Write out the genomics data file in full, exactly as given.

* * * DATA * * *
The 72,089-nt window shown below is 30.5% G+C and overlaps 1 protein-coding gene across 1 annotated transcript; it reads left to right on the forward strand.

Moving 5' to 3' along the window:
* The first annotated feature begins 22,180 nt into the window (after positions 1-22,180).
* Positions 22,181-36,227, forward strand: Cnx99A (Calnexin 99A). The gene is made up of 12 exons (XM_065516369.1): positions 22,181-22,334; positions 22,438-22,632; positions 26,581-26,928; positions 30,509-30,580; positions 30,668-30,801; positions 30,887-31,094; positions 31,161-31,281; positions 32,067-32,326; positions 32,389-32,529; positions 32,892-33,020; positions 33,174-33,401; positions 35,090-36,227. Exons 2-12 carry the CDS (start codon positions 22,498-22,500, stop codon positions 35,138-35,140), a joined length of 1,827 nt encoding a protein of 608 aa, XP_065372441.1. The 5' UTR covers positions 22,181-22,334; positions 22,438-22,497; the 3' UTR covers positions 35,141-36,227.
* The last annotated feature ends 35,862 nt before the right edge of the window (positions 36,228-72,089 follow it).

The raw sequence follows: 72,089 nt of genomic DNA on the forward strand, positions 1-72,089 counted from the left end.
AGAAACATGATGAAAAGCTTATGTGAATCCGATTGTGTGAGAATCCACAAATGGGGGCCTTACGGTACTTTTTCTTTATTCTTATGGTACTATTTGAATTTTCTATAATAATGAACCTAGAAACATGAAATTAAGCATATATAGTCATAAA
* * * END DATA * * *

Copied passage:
The 72,089-nt window shown below is 30.5% G+C and overlaps 1 protein-coding gene across 1 annotated transcript; it reads left to right on the forward strand.

Moving 5' to 3' along the window:
* The first annotated feature begins 22,180 nt into the window (after positions 1-22,180).
* Positions 22,181-36,227, forward strand: Cnx99A (Calnexin 99A). The gene is made up of 12 exons (XM_065516369.1): positions 22,181-22,334; positions 22,438-22,632; positions 26,581-26,928; positions 30,509-30,580; positions 30,668-30,801; positions 30,887-31,094; positions 31,161-31,281; positions 32,067-32,326; positions 32,389-32,529; positions 32,892-33,020; positions 33,174-33,401; positions 35,090-36,227. Exons 2-12 carry the CDS (start codon positions 22,498-22,500, stop codon positions 35,138-35,140), a joined length of 1,827 nt encoding a protein of 608 aa, XP_065372441.1. The 5' UTR covers positions 22,181-22,334; positions 22,438-22,497; the 3' UTR covers positions 35,141-36,227.
* The last annotated feature ends 35,862 nt before the right edge of the window (positions 36,228-72,089 follow it).

The raw sequence follows: 72,089 nt of genomic DNA on the forward strand, positions 1-72,089 counted from the left end.
AGAAACATGATGAAAAGCTTATGTGAATCCGATTGTGTGAGAATCCACAAATGGGGGCCTTACGGTACTTTTTCTTTATTCTTATGGTACTATTTGAATTTTCTATAATAATGAACCTAGAAACATGAAATTAAGCATATATAGTCATAAA